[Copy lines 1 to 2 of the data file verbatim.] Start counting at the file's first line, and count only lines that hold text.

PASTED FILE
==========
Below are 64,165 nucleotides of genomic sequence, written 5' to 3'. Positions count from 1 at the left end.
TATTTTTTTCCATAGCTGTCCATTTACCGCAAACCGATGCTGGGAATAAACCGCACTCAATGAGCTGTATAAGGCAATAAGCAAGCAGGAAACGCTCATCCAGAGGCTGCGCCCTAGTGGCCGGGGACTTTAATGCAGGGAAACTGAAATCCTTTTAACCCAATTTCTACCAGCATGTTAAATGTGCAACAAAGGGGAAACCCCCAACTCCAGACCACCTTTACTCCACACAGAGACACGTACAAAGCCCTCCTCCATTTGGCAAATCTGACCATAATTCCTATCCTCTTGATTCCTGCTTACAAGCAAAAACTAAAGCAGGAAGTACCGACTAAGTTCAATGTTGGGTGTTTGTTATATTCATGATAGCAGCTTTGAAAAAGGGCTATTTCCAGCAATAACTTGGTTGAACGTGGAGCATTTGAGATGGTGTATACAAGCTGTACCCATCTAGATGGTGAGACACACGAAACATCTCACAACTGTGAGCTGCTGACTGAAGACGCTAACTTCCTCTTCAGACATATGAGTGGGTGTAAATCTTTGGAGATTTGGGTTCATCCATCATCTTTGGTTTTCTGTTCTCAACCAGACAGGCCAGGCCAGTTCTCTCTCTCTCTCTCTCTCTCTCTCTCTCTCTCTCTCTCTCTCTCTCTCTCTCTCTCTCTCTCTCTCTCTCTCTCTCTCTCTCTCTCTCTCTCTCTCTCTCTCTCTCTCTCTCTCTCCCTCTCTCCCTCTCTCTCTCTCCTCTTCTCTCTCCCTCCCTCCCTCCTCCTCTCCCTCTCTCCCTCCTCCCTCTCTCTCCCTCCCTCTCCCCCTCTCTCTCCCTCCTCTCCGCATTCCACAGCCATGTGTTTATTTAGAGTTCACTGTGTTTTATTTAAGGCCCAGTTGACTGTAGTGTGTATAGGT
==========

Below are 64,165 nucleotides of genomic sequence, written 5' to 3'. Positions count from 1 at the left end.
TATTTTTTTCCATAGCTGTCCATTTACCGCAAACCGATGCTGGGAATAAACCGCACTCAATGAGCTGTATAAGGCAATAAGCAAGCAGGAAACGCTCATCCAGAGGCTGCGCCCTAGTGGCCGGGGACTTTAATGCAGGGAAACTGAAATCCTTTTAACCCAATTTCTACCAGCATGTTAAATGTGCAACAAAGGGGAAACCCCCAACTCCAGACCACCTTTACTCCACACAGAGACACGTACAAAGCCCTCCTCCATTTGGCAAATCTGACCATAATTCCTATCCTCTTGATTCCTGCTTACAAGCAAAAACTAAAGCAGGAAGTACCGACTAAGTTCAATGTTGGGTGTTTGTTATATTCATGATAGCAGCTTTGAAAAAGGGCTATTTCCAGCAATAACTTGGTTGAACGTGGAGCATTTGAGATGGTGTATACAAGCTGTACCCATCTAGATGGTGAGACACACGAAACATCTCACAACTGTGAGCTGCTGACTGAAGACGCTAACTTCCTCTTCAGACATATGAGTGGGTGTAAATCTTTGGAGATTTGGGTTCATCCATCATCTTTGGTTTTCTGTTCTCAACCAGACAGGCCAGGCCAGTTCTCTCTCTCTCTCTCTCTCTCTCTCTCTCTCTCTCTCTCTCTCTCTCTCTCTCTCTCTCTCTCTCTCTCTCTCTCTCTCTCTCTCTCTCTCTCTCTCTCTCTCTCTCTCTCTCTCTCCCTCTCTCCCTCTCTCTCTCTCCTCTTCTCTCTCCCTCCCTCCCTCCTCCTCTCCCTCTCTCCCTCCTCCCTCTCTCTCCCTCCCTCTCCCCCTCTCTCTCCCTCCTCTCCGCATTCCACAGCCATGTGTTTATTTAGAGTTCACTGTGTTTTATTTAAGGCCCAGTTGACTGTAGTGTGTATAGGT